Security Market Segment LS
Tuesday, 04 October 2011 13:19

AVG: SMBs don't understand threats from mobile devices


A recent survey of US and UK small businesses showed while they are well equipped to deal with email and general malware attacks, they have little interest in more modern vulnerabilities.

In August this year, AVG commissioned market research company GfK to conduct their second SMB Market landscape Report.

Based on surveys of 1000 SMBs (up to 100 employees with at least one PC) a number of key trends emerged.  Firstly, that SMBs are again conscious of the global economic situation and are reducing their IT spend, this year planning to spend around 15% less than last year.  Mirroring this, the SMBs are seeking to leverage other avenues to be seen in the world with around 30% on Facebook  and 20% each with profiles on Twitter and LinkedIn.

While embracing the move to more portable devices - an increase in tablet usage mirrored a decline in laptops, strikingly, nearly three-quarters of SMBs did not agree with the statement that "the use of mobile phones in business represents a threat to IT security."

Lloyd Borrett, Security Evangelist at AVG (AU/NZ), said "Businesses must equate online security with corporate governance and brand protection. New mobility technologies and social networking open businesses to opportunities for growth but also introduce the very nasty reality of security breaches and information theft."

An interest in cloud-based services is growing, but there is very little understanding of the risks surrounding such activities.  Furthermore, when questioned on the issue of IT security breaches, most were only able to point to the short-term effects of data loss and business resumption without any understanding of longer-term implications.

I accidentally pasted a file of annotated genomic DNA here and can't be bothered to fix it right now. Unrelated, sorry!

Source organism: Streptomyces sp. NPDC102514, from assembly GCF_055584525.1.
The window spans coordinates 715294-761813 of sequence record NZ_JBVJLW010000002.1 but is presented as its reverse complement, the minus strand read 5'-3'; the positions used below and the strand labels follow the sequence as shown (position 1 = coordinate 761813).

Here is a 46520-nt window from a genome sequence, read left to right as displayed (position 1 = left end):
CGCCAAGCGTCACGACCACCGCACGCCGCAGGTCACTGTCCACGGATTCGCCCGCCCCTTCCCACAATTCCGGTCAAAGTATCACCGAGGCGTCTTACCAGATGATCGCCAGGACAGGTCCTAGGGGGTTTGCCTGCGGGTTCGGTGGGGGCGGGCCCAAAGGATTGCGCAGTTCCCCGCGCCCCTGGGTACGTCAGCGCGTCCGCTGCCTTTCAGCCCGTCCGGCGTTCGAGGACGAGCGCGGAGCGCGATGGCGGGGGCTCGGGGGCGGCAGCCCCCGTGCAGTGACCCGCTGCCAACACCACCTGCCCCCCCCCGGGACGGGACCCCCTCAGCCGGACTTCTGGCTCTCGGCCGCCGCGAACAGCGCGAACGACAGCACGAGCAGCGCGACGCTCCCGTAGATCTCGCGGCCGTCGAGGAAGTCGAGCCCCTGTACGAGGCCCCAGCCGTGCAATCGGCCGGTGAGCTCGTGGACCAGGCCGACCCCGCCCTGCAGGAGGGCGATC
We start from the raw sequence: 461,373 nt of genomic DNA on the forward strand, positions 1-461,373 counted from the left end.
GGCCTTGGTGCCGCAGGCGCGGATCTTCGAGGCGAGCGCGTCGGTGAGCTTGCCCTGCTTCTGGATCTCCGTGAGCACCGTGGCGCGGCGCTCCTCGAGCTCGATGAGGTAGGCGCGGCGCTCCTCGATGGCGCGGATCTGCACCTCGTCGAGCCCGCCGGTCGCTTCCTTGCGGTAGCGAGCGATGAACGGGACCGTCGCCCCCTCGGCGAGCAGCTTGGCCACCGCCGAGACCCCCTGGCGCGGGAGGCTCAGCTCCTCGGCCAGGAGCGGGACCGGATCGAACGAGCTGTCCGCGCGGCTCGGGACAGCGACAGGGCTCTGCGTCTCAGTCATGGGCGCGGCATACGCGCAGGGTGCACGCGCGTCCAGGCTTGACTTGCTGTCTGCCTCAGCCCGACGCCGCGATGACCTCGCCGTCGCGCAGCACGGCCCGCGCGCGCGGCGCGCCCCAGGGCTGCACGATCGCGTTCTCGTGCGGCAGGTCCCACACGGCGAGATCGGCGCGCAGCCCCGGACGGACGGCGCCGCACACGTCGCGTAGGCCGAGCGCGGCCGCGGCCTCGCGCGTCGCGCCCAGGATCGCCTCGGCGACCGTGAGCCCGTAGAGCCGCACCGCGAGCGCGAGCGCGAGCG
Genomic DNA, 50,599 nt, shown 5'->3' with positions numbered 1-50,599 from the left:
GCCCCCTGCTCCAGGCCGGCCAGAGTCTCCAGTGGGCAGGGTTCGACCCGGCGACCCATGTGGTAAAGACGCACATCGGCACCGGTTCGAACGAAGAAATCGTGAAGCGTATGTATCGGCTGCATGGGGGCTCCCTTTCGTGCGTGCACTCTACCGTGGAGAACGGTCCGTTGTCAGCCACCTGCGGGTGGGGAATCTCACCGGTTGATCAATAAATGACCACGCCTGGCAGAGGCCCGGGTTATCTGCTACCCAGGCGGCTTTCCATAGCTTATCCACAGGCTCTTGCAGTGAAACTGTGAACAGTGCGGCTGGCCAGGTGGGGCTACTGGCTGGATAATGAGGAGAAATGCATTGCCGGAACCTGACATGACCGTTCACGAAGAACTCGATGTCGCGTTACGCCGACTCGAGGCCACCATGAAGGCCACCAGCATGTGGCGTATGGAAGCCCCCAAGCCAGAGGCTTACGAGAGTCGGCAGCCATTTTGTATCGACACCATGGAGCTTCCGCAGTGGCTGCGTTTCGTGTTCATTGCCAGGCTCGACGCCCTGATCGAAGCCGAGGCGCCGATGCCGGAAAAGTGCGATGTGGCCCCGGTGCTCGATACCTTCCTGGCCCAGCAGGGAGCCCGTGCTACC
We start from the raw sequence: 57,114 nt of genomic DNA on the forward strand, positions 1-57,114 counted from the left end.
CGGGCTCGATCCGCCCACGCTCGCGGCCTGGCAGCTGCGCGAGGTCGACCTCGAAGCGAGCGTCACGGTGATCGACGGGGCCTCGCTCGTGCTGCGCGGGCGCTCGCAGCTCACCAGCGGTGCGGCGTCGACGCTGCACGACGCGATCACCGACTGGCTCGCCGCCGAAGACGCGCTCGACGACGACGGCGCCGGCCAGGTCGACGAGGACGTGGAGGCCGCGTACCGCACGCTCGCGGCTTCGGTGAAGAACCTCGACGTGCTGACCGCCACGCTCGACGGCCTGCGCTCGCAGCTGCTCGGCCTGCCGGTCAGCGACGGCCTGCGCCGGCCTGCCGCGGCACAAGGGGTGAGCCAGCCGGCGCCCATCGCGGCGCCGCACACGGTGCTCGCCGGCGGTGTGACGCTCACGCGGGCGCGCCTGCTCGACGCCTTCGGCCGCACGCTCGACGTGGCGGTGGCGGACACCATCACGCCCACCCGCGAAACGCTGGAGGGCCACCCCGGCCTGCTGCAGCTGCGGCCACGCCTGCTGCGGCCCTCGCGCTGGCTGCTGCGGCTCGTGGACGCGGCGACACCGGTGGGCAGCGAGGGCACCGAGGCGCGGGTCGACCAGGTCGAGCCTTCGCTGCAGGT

One survey participant in six reported some kind of IT breach, whether this was a data-loss incident or simply a loss of productivity, GfK was able to estimate around 30m lost man-hours in rectifying the results of breaches.

When asked of their requirements for security software, the consistent answer was to 1) deliver the right level of protection, 2) not impact on business performance and 3) work in the background.

One wonders which company has products like that.

The SMB Market Landscape Report 2011 is a very interesting document; well worth reading.

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Now’s the Time for 400G Migration

The optical fibre community is anxiously awaiting the benefits that 400G capacity per wavelength will bring to existing and future fibre optic networks.

Nearly every business wants to leverage the latest in digital offerings to remain competitive in their respective markets and to provide support for fast and ever-increasing demands for data capacity. 400G is the answer.

Initial challenges are associated with supporting such project and upgrades to fulfil the promise of higher-capacity transport.

The foundation of optical networking infrastructure includes coherent optical transceivers and digital signal processing (DSP), mux/demux, ROADM, and optical amplifiers, all of which must be able to support 400G capacity.

With today’s proprietary power-hungry and high cost transceivers and DSP, how is migration to 400G networks going to be a viable option?

PacketLight's next-generation standardised solutions may be the answer. Click below to read the full article.


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This coupled with the new capabilities 5G brings opens up huge opportunities for both network operators and enterprise organisations.

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David Heath

David Heath has had a long and varied career in the IT industry having worked as a Pre-sales Network Engineer (remember Novell NetWare?), General Manager of IT&T for the TV Shopping Network, as a Technical manager in the Biometrics industry, and as a Technical Trainer and Instructional Designer in the industrial control sector. In all aspects, security has been a driving focus. Throughout his career, David has sought to inform and educate people and has done that through his writings and in more formal educational environments.

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